Teaching Fluency

Teaching fluency involves providing opportunities to practice, rehearse and reinforce skills to the point of these being performed accurately, quickly, confidently, and subconsciously.

Teaching fluency involves helping learners develop automaticity and accuracy in speaking and listening first and foremost, but also in reading and writing; the more fluent a person is at speaking, the better they are at reading and writing. Achieving fluency is crucial for effective communication in the target language.

There are several strategies that educators can use to teach fluency. Here are some examples:

  • Scaffolding and support: Teachers create graphic organizers or sentence starters to help students generate ideas and organize their thoughts more quickly and accurately in controlled speaking activities.

  • Speaking in different contexts: To improve speaking fluency, teachers may provide opportunities for students to practice speaking in various contexts, such as whole-class discussions or small-group activities.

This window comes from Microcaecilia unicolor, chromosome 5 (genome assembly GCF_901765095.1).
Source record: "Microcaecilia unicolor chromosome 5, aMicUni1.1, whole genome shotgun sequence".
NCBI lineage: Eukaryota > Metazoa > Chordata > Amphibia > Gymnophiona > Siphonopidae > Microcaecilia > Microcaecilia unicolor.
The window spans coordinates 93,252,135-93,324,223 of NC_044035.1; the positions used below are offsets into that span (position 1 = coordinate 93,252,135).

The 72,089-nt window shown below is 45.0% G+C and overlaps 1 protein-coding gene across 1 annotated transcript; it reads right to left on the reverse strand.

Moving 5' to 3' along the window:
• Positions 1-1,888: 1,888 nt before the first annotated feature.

• Question-and-answer: Teachers provide lists of questions that the students answer.

  • Pronunciation and intonation feedback: Teachers provide feedback on important aspects of oral language production such as pronunciation and intonation – and most importantly drill these.

  • Independent and peer practice: Teachers encourage students to practice speaking independently or with peers outside of class to further develop fluency skills.

  • Repeat-reading: Teachers may use this strategy to improve reading fluency; students read the same text aloud many times until they can read it smoothly and quickly. This also helps with speaking fluency.

  • Modeled fluent reading: Teachers read aloud to their students, who are then asked to repeat what the teacher has read. The teacher provides regular feedback on their performance to help improve their reading fluency. This also helps with speaking fluency.

  • Regular writing practice: To improve writing fluency, teachers encourage students to write frequently using prompts or free-writing exercises to increase speed and fluency. It also includes repeating the same writing a few times.

Overall, teaching fluency requires a combination of rehearsal and practice, supported by explicit instruction, modeling and feedback, all of which is tailored to the needs and abilities of each individual learner. By developing fluency in speaking, writing, reading and listening, students can become confident, proficient communicators in their target language.

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